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Singapore, KL High-rises Atop Soft Soils May Be at Risk in Huge Sumatran Quake

16 Mar 2011

If a giant earthquake struck off West Sumatra, some medium- and high-rise buildings in Singapore and Kuala Lumpur could be vulnerable to damage from ground shaking, according to a recent study. The findings indicate that tall buildings constructed above soft soils may be at high risk because ground motion from distant earthquakes can be amplified at such sites. In contrast, the risk to buildings sited above underlying rock is low. 

The research was done in response to earlier findings indicating that a quake of magnitude 8.8 or greater can be expected within the next few decades in the vicinity of the Mentawai Islands. Scientists say such a rupture is inevitable because of strain that’s been building up in an undersea fault line, called the Sunda megathrust, where two tectonic plates interact at their boundaries.

EOS principal investigator Kusnowidjaja Megawati and his colleagues did simulation studies to determine how ground motion from such a huge Sumatran quake would affect buildings in nine major cities across the area: Bengkulu, Jakarta, Kuala Lumpur, Medan, Padang, Palembang, Pekanbaru, Penang and Singapore.

Those cities were considered because they lie within two fault lengths of the Mentawai megathrust segment. Fault length refers to the length of the segment that’s expected to break. “It’s a rough estimate that an earthquake may affect an area which is within two or three fault lengths of the rupture,” explains Prof Megawati, an assistant professor in the School of Civil and Environmental Engineering at Nanyang Technological University. 

Because it’s impossible to know exactly where the predicted fault break will originate and how large the rupture or series of ruputres will be, the study projected ground motions under three possible scenarios. The scenarios were based on scientific knowledge of past earthquakes in the area, data on the amount of seismic strain along segments of the fault and the physical characteristics of those segments – factors that influence the propagation of seismic waves and the nature of ground motion in a major rupture.

As might be expected given their location, Padang, Bengkulu and other major cities in Sumatra were found to be most vulnerable to structural damage from a powerful Mentawai-area quake. According to the study, medium- and high-rise buildings – those about 8 to 30 stories high – are likely to survive only if built to withstand ground shaking that lasts 3-5 minutes.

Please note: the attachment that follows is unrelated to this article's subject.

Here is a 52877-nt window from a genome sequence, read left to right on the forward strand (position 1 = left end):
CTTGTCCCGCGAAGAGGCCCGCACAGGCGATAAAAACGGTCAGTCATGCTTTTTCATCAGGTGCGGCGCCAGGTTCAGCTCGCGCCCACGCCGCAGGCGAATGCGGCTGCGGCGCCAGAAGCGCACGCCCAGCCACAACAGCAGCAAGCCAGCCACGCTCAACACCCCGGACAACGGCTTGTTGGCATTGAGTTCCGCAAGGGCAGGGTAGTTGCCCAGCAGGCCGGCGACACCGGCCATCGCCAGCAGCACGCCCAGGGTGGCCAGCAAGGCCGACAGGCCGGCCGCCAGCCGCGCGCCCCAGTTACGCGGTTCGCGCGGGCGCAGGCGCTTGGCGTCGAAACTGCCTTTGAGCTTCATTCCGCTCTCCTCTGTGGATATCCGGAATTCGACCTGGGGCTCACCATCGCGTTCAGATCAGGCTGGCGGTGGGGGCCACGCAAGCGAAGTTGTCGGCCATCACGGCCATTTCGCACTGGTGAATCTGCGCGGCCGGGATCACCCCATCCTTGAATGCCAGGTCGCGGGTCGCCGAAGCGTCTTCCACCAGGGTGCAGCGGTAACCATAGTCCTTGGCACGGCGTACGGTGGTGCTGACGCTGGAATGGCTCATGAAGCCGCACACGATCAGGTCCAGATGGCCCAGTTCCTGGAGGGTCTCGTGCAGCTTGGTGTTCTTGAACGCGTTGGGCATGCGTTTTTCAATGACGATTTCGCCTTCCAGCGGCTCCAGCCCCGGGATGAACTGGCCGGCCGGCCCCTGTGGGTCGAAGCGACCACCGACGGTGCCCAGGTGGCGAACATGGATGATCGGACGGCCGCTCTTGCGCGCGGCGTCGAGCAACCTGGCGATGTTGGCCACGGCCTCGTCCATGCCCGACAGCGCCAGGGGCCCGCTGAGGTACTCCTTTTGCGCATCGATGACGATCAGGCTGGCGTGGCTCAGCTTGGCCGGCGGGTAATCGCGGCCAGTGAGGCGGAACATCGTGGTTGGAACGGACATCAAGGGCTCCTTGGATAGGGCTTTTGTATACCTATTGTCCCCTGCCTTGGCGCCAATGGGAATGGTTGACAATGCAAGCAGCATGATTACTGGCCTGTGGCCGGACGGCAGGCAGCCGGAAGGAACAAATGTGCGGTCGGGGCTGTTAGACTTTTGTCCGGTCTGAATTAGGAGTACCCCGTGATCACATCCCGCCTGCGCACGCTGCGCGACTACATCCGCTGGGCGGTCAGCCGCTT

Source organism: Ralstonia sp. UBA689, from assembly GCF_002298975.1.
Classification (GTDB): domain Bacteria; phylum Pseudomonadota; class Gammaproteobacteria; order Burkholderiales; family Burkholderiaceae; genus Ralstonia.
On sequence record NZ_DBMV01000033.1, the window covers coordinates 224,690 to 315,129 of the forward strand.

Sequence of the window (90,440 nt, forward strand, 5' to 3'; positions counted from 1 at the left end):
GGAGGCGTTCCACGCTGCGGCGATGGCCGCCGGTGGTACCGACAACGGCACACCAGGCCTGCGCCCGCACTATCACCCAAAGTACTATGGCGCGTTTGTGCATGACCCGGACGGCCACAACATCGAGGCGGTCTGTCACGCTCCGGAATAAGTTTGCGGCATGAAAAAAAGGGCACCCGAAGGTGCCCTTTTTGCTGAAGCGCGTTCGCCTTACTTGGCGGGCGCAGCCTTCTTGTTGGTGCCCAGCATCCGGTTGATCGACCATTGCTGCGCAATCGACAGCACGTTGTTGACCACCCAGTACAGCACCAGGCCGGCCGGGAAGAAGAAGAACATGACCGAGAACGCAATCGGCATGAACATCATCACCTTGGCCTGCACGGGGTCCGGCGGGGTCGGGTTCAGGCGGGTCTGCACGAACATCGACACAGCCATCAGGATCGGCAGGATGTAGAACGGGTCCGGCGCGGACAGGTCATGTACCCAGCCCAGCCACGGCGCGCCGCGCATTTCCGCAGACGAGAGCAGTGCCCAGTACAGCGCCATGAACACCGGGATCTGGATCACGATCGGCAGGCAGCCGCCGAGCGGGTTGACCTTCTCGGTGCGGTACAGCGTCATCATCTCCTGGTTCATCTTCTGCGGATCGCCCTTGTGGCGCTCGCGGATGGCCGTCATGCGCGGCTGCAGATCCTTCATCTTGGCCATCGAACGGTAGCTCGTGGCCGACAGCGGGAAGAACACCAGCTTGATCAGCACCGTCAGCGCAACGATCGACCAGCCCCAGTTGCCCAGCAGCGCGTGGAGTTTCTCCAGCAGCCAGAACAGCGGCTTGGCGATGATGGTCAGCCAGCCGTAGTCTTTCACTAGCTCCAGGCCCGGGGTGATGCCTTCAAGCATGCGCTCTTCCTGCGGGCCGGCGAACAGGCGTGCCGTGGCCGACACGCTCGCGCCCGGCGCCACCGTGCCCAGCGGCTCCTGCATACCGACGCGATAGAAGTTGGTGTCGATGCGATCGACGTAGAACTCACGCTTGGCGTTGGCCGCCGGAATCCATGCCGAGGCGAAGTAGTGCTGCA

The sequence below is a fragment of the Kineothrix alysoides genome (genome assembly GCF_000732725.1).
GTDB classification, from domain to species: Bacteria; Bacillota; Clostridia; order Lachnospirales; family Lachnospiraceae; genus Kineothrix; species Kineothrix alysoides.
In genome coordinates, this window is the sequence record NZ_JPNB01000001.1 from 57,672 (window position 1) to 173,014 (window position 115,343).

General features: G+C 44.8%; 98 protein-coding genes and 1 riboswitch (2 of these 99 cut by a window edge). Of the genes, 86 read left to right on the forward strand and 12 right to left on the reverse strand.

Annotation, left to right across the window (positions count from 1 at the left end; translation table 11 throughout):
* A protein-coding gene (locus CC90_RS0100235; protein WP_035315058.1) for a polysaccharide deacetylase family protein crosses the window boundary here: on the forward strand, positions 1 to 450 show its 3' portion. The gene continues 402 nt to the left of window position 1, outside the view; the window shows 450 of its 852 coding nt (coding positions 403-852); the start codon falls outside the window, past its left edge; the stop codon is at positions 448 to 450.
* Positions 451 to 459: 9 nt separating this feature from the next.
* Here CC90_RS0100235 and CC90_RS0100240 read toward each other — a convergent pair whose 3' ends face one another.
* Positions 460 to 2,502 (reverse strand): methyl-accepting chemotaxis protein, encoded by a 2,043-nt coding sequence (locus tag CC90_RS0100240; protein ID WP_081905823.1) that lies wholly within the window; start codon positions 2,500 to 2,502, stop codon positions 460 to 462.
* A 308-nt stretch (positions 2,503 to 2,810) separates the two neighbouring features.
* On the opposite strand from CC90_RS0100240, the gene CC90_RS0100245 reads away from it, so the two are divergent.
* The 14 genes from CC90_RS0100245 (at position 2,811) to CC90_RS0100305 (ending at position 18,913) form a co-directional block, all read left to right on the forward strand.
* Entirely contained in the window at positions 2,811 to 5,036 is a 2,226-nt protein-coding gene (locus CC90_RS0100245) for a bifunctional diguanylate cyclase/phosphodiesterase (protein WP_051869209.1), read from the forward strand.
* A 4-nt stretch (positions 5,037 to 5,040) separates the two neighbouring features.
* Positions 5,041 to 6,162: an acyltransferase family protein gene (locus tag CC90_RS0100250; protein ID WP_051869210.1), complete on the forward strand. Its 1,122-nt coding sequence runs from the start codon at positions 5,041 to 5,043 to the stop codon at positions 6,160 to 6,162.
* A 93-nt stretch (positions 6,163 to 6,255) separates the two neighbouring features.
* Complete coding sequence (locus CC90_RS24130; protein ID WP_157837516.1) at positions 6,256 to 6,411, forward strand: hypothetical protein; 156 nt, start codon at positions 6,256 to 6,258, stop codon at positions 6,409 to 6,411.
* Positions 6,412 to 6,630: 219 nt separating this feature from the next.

The results, reported in the April 2009 issue of the Bulletin of the Seismological Society of America, also raised the question of whether buildings in Singapore and Kuala Lumpur are adequately resilient.

The heaviest damage from earthquakes usually occurs near the point of rupture. But ground shaking can affect even high-rise buildings far away because low-frequency seismic waves travel great distances. Such waves are amplified in areas where the soil is soft. 

Whether building vibrations from earthquake shaking lead to structural damage depends on various factors besides ground motion, including the strength of the building and its ductility capacity (how much it can bend or be deformed before it breaks).

A concrete structure, for example, is inherently brittle and susceptible to breaking under heavy ground agitation. Steel bars or other reinforcements in the walls, roofs and floors can make it more ductile under stress.

“Building codes in Singapore and KL were largely adopted from the British standards, which do not have provisions for seismic-resistant design,” says Prof Megawati. Singapore is moving toward the adoption of more stringent Eurocode standards, he notes. But it’s likely that much of the cities’ existing building stock lacks the kind of construction details that increase seismic protection.

As such, tall buildings in the two capital cities are “relatively brittle,” and “it is crucial to investigate their performance” under the kind of sustained ground shaking that would occur in a powerful Sumatran quake, the researchers conclude in their published report.

They call for engineering analyses to determine the performance of medium- and high-rise buildings in Singapopre and Kuala Lumpur under the scenario conditions. Approaches include direct monitoring of individual buildings, lab tests of structural elements and computer-based structural modelling.

The findings can help cities plan mitigation strategies such as retrofitting buildings in vulnerable areas to make them more earthquake-resilient.